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Christmas odds and ends

Last week, I pointed out an angle of attack the Democrats could use in 2022 against Republican lawmakers and 2020 candidates who stood on the steps of the Capitol and pledged $1 billion for broadband expansion.

Again, they got to that $1 billion number by including the up to $766 million the state could have pulled down in the first phase of the Federal Communication Commission’s Rural Digital Opportunity Fund auction, the $50 million the state originally set aside from the C.A.R.E.S. Act for broadband expansion, and $150 million spread out over three years allocated by the Legislature itself.

In reality, the state only pulled down $362 million from the RDOF auction phase two and $33 million from the C.A.R.E.S. Act for broadband (though a possible new coronavirus relief package could allow the state to keep the remaining money it received form the initial $1.25 billion for COVID-19 expenses). Assuming the Legislature keeps its word on the $150 million over three years starting in July when fiscal year 2022 starts, all of that adds up to more than $500 million – half a billion short of the pledge.

While all of that is true, it leaves out that West Virginia has received a huge amount of federal investment for broadband expansion over the last several years, more than making up for the money the state wasn’t able to pull down through RDOF or spend through C.A.R.E.S. This is in large part due to the state congressional delegation, and particularly because of the two West Virginians on the U.S. Senate Appropriations Committee – U.S. Senators Shelley Moore Capito and Joe Manchin.

For example, $400 million was set aside this fiscal year for West Virginia through the U.S. Department of Agriculture’s Rural Development Broadband ReConnect program. This covers the costs of loans and grants for broadband expansion projects. So far, $40.8 million has been given out between 2019 and 2020 through USDA broadband expansion programs.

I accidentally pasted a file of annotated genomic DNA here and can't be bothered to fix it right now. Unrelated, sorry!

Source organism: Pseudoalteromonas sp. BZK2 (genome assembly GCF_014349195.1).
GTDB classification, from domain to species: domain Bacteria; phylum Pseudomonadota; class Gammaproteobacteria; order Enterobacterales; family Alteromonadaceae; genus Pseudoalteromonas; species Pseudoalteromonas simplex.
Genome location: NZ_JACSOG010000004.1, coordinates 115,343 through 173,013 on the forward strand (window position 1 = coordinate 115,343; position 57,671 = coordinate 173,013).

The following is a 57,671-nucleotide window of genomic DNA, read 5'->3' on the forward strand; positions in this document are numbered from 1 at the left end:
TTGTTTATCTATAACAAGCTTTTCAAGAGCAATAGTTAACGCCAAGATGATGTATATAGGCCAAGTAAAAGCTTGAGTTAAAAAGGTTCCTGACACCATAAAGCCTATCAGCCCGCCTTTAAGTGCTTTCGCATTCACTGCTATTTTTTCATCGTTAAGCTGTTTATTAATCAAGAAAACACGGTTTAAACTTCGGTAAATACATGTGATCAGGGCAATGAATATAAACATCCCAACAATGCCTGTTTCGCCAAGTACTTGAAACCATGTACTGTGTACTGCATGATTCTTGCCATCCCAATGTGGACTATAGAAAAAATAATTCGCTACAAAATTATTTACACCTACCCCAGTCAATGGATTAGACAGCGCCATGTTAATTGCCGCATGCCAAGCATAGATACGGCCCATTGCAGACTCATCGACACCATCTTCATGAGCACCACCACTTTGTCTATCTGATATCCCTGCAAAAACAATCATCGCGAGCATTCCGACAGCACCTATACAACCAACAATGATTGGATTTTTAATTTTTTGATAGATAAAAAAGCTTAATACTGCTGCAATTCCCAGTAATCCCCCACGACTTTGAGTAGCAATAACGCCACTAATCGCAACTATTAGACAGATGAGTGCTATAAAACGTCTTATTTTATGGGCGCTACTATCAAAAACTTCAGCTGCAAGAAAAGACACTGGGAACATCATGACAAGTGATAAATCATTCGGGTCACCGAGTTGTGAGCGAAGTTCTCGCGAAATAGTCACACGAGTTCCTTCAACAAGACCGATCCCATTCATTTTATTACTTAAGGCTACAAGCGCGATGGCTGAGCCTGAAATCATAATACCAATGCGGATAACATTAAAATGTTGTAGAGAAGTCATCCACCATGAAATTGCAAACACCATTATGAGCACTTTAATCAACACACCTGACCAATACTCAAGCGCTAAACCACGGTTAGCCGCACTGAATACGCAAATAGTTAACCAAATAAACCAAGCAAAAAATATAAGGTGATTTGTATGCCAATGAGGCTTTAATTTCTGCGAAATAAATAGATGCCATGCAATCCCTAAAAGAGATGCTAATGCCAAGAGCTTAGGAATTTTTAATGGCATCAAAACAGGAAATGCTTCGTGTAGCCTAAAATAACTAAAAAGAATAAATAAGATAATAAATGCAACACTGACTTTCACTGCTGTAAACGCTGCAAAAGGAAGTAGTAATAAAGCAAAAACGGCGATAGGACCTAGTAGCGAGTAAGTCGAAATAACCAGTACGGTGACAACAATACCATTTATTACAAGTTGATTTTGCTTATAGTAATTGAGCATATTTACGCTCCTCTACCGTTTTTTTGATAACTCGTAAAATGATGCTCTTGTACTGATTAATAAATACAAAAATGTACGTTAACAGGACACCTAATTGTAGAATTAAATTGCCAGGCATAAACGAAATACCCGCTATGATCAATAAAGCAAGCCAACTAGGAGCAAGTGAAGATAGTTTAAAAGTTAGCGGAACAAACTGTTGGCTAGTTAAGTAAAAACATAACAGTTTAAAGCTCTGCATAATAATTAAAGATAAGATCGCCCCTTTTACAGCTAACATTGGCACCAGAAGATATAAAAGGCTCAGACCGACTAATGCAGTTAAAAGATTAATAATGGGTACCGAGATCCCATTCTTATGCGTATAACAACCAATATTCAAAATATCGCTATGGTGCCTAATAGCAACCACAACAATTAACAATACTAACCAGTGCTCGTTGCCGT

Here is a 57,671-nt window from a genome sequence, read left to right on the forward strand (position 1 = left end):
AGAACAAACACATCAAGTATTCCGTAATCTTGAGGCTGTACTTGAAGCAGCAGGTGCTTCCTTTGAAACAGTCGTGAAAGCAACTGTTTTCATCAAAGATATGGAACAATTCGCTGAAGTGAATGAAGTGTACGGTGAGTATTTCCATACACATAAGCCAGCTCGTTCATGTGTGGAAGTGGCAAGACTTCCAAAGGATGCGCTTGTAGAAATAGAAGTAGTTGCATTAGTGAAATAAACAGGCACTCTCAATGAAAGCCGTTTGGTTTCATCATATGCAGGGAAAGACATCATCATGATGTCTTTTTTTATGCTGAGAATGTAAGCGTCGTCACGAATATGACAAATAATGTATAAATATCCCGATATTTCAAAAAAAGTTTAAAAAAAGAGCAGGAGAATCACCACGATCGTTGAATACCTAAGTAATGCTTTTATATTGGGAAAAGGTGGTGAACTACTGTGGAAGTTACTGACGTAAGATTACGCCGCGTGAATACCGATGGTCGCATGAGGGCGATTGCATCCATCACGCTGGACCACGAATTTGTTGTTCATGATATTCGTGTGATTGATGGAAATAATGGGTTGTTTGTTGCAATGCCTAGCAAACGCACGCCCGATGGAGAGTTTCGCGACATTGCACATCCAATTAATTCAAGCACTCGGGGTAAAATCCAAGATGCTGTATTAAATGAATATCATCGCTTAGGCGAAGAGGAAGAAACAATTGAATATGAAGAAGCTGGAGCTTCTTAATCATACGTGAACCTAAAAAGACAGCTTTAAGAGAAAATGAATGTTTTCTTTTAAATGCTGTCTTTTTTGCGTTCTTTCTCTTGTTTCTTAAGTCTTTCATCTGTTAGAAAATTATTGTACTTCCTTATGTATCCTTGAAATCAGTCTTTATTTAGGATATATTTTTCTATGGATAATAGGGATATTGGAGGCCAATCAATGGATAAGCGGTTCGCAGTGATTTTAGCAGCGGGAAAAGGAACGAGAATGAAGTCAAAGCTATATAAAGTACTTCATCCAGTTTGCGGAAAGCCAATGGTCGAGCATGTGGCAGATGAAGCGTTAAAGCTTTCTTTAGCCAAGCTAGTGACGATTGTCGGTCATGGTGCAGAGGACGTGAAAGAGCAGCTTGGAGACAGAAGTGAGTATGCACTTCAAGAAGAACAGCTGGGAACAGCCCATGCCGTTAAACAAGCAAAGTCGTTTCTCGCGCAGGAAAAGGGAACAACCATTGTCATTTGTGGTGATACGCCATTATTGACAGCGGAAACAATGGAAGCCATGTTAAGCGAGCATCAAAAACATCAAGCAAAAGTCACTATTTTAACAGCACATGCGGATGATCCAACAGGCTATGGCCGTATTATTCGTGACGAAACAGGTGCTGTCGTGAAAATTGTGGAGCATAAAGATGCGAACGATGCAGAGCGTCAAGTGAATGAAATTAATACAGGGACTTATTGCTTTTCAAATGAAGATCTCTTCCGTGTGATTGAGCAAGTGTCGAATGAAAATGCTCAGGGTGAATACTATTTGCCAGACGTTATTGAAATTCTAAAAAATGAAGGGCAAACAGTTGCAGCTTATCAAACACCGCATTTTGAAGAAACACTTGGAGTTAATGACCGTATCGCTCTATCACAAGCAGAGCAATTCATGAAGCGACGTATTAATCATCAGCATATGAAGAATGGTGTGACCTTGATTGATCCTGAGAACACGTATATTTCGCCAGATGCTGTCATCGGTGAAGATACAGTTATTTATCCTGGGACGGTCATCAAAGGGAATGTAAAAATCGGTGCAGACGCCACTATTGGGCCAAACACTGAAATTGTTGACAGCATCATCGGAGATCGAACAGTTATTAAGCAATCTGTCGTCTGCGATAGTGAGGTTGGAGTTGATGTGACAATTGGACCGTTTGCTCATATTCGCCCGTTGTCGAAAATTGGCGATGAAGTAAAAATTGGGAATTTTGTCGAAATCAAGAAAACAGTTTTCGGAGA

Add loans and grants from the Appalachian Regional Commission and the Community Development Block Grant program through the U.S. Department of Housing and Urban Development, West Virginia received $46.5 million in broadband funding between 2019 and 2020, with additional monies available. That puts West Virginia back in the $1 billion pledge range.

I don’t imagine this positive news will stop someone from an attack ad against some random Republican incumbent, but I did feel the need to look at the glass as half-full versus half-empty.

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Speaking of broadband, there is a growing chorus of voices raising concerns with Frontier Communications being the largest recipient of RDOF dollars considering the numerous complaints against Frontier about their level of internet service. That’s not counting the West Virginia Public Service Commission’s audit of Frontier over what some believe is sub-standard phone service.

Of the $362.1 million the state was able to pull down in RDOF dollars, the largest amount, $247.6 million, went to Frontier Communications. Capito sent a letter to the FCC last week asking them to closely scrutinize Frontier’s winning bid. The state Senate – specifically a bipartisan group of 22 sitting state senators and seven senators-elect – also sent a letter to the FCC Wednesday. Members of the House Technology and Infrastructure Committee – led by new Chairman Daniel Linville, R-Cabell — sent a similar letter Thursday.

“It was with high hopes and great expectations for improved broadband service throughout our state that we observed the Phase I auction of RDOF funds,” the state senators wrote. “Unfortunately, our excitement was short-lived when we learned that nearly 70 percent of those funds were to be rewarded to Frontier Communications … a provider that has consistently failed in delivering reliable internet and telephone service (in) West Virginia.”

Capito and the West Virginia Senate are right to raise concerns (and I’m told the House might have a similar letter coming as well). Keep in mind, an unholy alliance a decade ago between Frontier and the state largely left West Virginia in a lurch.

In 2009, the state applied for a $126 million stimulus grant through the Broadband Technology Opportunities Program for broadband expansion in West Virginia. Frontier, the sub-recipient of the grant, was supposed to build middle-mile fiber connections and allow competitors to also access these lines at lower rates.

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